This article will be providing the latest Hurricane Elsa updates information as this storm makes it’s way through the Caribbean Sea in 2021 and then impacting either the Gulf of Mexico or Atlantic Ocean states. Additionally, we encourage ongoing discussions on this storm using the no registration form at the bottom of this article.
Very Latest Updates And Weather Conditions
July 6, 2021: Elsa regained hurricane status having winds of Category 1 status just before landfall along the central FL gulf coast near north of Tampa to Cedar Key where it’s expected to then be downgraded again across the peninsula and impact coastal regions of Georgia, South Carolina, and North Carolina with winds, rain, the potential for tornadoes, localized flooding, localized storm surge, and minor beach erosion. This system will then enter the Atlantic where it could impact southern VA coastal regions before impacting Greenland. #flwx
July 5: This system maintained tropical storm strength all day and the NHC has this forecast to remain consistent until landfall in the central Florida gulf coast.
July 4: Elsa was downgraded to a tropical storm yesterday and continues to impact Haiti and Cuba before causing weather conditions for Florida, Georgia, South Carolina, and North Carolina.
July 3, 2021: Elsa is looking less organized this morning and the NHC has bumped the winds down to 75 mph, but this system will still be hurricane status around Jamaica and Haiti causing considerable damage and weather conditions for these regions. For the Continential USA, the NHC is now looking at the storm to be downgraded back to tropical storm force status as it enters the Gulf of Mexico, then swings northeast across Florida and along the East Coast of GA, SC, and NC.
At 11:00 am the NHC downgraded Elsa to 60 mph winds and once again a tropical storm.
July 2, 2021: Elsa officially became a Category 1 storm as the system passed through the Lesser Antilles and is now expected to impact Haiti, the Dominican Republic, Jamaica, and Cuba before possibly impacting Florida via the Gulf of Mexico or Atlantic Coast. It should be noted that any United States impacts are very much too far out to predict as this storm is moving at 30 mph and is still 4 days from any weather activity affecting the Continential USA. As of the 11:00 pm update, this storm has winds of 85 mph which makes it a Category 1, and 96 mph winds are needed to become a Category 2. Also as of the July 2, 11:00 pm advisory, this tropical system is forecast to remain a hurricane till just before affecting Cuba where it’s then forecast to be downgraded to a tropical storm before continuing in to the Gulf of Mexico or Atlantic Ocean. As it stands now, any landfall after Cuba should it continue on it’s current path will be for Florida and then the remnants going in to Georgia, western North Carolina, and parts of South Carolina.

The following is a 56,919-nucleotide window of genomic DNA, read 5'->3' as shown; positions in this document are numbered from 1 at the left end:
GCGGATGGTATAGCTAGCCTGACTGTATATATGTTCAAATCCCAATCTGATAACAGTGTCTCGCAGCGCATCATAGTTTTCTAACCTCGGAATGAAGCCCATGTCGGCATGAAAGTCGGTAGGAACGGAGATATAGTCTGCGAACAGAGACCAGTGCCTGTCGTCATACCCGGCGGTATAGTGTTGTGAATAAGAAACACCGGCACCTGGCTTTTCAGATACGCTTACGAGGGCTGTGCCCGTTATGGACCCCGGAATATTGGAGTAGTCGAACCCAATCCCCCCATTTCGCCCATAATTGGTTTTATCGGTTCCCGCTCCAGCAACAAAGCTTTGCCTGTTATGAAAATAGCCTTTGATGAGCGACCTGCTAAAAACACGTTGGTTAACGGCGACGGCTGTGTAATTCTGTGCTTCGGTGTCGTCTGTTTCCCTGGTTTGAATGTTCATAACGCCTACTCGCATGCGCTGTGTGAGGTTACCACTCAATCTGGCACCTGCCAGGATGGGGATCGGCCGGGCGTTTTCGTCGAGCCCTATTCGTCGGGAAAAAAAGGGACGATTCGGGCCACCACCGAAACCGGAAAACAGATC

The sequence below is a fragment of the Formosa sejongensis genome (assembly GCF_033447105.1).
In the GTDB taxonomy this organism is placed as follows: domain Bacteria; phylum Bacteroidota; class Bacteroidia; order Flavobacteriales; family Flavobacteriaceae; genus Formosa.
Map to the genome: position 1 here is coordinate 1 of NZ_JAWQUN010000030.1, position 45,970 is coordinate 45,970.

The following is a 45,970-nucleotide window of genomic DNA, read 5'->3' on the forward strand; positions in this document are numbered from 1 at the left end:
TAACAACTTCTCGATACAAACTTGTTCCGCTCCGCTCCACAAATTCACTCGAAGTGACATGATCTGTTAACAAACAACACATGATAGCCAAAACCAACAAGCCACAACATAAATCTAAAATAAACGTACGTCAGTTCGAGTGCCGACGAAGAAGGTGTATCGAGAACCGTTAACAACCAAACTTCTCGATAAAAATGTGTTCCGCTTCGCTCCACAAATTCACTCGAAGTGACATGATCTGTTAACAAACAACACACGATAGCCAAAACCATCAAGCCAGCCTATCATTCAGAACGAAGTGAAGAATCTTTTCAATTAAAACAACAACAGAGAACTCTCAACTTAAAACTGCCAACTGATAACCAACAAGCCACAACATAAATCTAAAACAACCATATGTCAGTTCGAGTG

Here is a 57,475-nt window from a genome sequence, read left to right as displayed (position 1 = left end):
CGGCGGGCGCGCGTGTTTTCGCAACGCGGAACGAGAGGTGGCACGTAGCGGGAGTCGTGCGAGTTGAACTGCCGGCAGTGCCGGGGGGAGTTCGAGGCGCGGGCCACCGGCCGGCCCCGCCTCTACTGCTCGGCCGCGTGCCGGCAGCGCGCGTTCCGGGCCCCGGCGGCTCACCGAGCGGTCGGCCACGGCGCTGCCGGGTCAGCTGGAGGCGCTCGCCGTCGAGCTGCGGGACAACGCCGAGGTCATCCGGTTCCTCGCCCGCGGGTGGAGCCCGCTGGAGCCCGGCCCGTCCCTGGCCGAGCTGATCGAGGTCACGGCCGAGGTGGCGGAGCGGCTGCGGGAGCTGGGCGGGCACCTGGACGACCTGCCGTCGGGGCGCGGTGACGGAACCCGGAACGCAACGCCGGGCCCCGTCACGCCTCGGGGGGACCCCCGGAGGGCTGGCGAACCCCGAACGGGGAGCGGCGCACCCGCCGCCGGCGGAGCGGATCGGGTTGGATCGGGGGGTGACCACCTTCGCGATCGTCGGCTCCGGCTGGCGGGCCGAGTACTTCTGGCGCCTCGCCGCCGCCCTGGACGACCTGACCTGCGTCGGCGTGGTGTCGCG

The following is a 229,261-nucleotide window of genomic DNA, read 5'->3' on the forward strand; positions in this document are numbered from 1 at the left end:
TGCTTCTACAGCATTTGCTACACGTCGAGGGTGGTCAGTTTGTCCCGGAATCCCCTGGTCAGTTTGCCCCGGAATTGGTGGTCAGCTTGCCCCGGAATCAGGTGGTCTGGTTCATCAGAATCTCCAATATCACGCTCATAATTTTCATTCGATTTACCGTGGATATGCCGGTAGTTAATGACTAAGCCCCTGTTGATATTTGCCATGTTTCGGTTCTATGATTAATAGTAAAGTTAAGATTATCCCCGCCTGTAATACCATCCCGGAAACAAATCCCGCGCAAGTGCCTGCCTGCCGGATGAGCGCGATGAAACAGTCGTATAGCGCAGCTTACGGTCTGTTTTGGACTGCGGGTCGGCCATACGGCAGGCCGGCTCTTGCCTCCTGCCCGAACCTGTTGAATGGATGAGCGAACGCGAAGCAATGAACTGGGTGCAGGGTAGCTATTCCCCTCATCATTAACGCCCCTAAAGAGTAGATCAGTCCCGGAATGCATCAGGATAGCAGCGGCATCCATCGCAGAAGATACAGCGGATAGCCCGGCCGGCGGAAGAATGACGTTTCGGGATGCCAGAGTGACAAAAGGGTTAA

If the storm continues with it’s very fast forward movement, remnants could continue well in to NC, SC, GA, and VA depending on strength at landfall.
The best way for USA interests to prepare for this storm is to review all evacuation routes now, and to begin yearly checklists for non-perishable foods, water, and to assemble your storm supplies and begin monitoring official sources for the latest updates. The best time to prepare for tropical systems is before June 1 each year.
July 1, 2021 – Elsa formed east of the Lesser Antilles as a tropical storm and was forecast to stay a tropical storm by the National Hurricane Center and National Weather Service.
Storm Impacts And Education
While monitoring Hurricane Elsa, or even if this system gets downgraded to a tropical storm, it’s important never to focus on where the eye of this system is going when making preparations and planning. It’s VERY important to remember that dangerous weather conditions happen far from the center of circulation and can include fast rising and moving water from storm surge, waterspouts and tornadoes, high winds causing falling trees and downed electrical lines, and major flooding.
Please treat all downed electrical lines and utility poles as though they have an electrical charge even in the face of overwhelming evidence they don’t.
Never attempt to drive or walk through standing water or moving water on roadways, bridges, and streets as storm surge can create dangerous conditions very fast.
Now is the time for interests in FL, GA, NC, SC, and VA to contact your local pharmacies to inquire about getting a 30 day supply of medications.
Make preparations for all pets now and please never abandon them.
Now is the time to make sure you have 30 days of non-perishable foods and water, supplies, and that any electrical generators are in working order.
Please continue to monitor your local county and parish emergency management offices and officials for local information related to evacuations and shelters opening.